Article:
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“Defending Liberty, Pursuing Justice” is the motto of the American Bar Association, and among the association’s four stated goals, one is to “advance the rule of law.” Toward this goal, the ABA is committed to “hold governments accountable under law,” “assure meaningful access to justice for all persons,” and “preserve the independence of the legal profession and the judiciary.”
Given these pledges, it may seem odd that the association’s newly appointed president has worked as both a lawyer and lobbyist for some of the world’s most repressive regimes, as well as institutions and corporations connected to them. Nonetheless, it is true: Carolyn Lamm, a D.C.-based corporate attorney who was named ABA president in August, has registered as a lobbyist in the past for such authoritarian states as Libya and Zaire. A longtime partner at the prestigious international firm White & Case, Lamm has also had close ties in recent years to entities associated with the tyrannical government of Uzbekistan and its ruling family, working, for example, as the legal counsel of Zeromax, a massive Swiss-registered company widely reported to be controlled by Gulnara Karimova, the eldest daughter of Uzbekistan’s authoritarian President Islam Karimov.
Lamm declined to comment for this story, and an ABA spokeswoman stated in an email refusing to comment that “she is comfortable that her work with a wide range of clients around the world speaks for itself.”
Yes, it does.
More from Ken Silverstein:
Perspective — October 23, 2013, 8:00 am
How pro-oil Louisiana politicians have shaped American environmental policy
Postcard — October 16, 2013, 8:00 am
A trip to one of the properties at issue in Louisiana’s oil-pollution lawsuits
Fleming awoke in the dark and his room felt loose, sloshing so badly he gripped the bed. From his window there was nothing but a hallway, and if he craned his neck, a blown lightbulb swung into view. The room pitched up and down and for a moment he thought he might be sick. The word “hallway” must have a nautical name. Why didn’t they supply a glossary for this cruise? Probably they had, in the welcome packet he’d failed to read. A glossary. A history of the boat, which would be referred to as a ship. Sunny biographies of the captain and crew, who had always dreamed of this life. Lobotomized histories of the islands they’d visit. Who else had sailed this way. Famous suckwads from the past, slicing through this very water on wooden longships.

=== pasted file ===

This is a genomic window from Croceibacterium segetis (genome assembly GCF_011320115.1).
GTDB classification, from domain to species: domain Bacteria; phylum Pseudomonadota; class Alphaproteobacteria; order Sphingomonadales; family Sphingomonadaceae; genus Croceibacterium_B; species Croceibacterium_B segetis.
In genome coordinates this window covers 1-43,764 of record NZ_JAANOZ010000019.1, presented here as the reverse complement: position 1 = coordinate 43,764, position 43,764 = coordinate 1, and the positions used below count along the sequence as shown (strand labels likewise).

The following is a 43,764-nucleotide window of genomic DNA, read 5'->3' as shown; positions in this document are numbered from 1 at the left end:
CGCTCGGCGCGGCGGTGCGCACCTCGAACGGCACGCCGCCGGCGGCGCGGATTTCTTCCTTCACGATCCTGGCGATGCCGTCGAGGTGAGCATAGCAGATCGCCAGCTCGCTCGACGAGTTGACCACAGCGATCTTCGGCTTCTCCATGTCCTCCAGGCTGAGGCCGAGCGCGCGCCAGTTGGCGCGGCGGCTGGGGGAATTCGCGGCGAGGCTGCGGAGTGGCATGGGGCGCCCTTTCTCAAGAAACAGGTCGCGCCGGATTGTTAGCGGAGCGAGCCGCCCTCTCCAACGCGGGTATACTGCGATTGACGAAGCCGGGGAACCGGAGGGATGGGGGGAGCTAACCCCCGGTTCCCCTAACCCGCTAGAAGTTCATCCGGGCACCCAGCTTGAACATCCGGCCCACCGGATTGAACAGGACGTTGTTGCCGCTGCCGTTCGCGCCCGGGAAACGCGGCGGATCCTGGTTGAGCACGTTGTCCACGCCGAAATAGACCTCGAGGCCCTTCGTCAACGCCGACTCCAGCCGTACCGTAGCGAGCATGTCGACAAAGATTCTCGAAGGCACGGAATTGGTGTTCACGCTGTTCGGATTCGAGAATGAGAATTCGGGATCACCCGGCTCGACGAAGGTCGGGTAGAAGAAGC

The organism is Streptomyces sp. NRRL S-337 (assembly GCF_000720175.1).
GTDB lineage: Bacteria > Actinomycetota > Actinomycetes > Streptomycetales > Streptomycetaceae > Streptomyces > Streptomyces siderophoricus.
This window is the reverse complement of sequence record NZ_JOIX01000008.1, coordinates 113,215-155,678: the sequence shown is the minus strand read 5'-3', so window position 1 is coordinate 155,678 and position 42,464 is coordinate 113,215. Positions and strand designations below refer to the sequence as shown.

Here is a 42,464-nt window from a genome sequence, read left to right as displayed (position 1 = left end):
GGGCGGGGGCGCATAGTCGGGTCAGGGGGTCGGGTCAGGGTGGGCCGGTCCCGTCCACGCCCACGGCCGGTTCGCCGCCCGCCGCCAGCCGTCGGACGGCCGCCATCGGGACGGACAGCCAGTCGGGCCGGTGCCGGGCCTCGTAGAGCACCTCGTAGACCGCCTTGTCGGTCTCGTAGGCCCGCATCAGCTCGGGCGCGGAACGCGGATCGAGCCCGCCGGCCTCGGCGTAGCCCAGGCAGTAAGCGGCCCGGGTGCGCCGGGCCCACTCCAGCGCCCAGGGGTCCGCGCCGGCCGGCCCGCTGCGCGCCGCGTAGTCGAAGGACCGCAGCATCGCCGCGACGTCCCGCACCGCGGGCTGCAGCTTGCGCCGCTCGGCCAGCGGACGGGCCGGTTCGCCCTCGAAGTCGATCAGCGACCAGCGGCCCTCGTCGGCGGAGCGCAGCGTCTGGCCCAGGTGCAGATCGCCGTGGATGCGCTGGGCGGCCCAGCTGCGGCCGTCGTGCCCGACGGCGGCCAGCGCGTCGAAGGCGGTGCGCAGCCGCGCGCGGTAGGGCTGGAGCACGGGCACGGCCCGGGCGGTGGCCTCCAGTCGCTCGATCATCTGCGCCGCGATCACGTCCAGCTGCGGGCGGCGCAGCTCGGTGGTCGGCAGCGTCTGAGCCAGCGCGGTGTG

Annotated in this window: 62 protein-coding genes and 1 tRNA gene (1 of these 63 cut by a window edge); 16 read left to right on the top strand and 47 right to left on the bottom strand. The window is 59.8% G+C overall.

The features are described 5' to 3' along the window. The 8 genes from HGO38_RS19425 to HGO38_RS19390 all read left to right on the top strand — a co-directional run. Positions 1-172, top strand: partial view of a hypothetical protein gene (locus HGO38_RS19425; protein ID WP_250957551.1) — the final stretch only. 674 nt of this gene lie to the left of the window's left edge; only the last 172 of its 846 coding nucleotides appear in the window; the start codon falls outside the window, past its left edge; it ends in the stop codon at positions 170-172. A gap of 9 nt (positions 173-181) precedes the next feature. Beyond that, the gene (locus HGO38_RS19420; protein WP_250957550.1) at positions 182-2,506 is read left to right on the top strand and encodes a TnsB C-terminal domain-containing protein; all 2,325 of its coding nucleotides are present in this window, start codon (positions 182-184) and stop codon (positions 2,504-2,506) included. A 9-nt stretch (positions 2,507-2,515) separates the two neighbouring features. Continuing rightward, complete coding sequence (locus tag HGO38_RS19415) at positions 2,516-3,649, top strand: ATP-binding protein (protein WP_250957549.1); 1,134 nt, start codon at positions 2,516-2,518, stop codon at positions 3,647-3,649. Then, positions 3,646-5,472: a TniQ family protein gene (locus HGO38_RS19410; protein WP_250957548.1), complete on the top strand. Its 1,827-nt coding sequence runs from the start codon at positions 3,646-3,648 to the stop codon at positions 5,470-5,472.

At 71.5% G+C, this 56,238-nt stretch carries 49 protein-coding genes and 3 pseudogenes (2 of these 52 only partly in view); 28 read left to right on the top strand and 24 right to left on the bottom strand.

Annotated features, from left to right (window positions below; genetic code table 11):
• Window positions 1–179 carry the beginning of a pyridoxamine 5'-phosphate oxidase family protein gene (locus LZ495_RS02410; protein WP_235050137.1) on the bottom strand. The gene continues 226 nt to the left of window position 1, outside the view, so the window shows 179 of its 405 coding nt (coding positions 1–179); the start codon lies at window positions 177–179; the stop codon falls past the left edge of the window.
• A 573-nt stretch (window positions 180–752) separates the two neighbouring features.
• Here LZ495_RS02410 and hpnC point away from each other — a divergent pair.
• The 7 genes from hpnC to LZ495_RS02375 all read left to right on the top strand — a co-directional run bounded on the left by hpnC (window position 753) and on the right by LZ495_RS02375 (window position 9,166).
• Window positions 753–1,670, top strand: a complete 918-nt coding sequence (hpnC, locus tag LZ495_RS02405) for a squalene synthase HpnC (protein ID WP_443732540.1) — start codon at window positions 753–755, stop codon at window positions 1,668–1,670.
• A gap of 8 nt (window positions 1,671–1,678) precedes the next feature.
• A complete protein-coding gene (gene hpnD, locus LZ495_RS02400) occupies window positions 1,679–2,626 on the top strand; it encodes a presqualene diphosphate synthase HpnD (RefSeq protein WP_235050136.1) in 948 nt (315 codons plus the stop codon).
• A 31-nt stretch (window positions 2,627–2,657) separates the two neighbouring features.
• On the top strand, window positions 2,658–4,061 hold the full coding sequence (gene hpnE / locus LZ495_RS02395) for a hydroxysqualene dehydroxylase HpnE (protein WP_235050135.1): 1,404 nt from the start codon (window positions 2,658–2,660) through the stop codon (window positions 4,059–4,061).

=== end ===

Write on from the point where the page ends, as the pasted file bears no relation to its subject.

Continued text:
A welcome packet, the literary genre most likely to succeed in the new millennium. Why not read about a community you don’t belong to, that doesn’t actually exist, a captain and crew who are, in reality, if that isn’t too much of a downer on your vacation, as indifferent to one another as any set of co-employees at an office or bank? Read doctored personal statements from underpaid crew members — because ocean life pays better than money! — who hate their lives but have been forced to buy into the mythology of working on a boat, separated now from loved ones and friends, growing lonelier by the second, even while they wait on you and follow your every order.
Number of people stopped and frisked by the NYPD in 2011 for “furtive movements”:
The faces of Lego people were growing angrier.
Four people were arrested for using a remote-controlled hexacopter to fly two pounds of tobacco to prisoners inside the yard at Calhoun State Prison in Georgia.
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Our congratulations to Alice Munro, winner of the 2013 Nobel Prize for Literature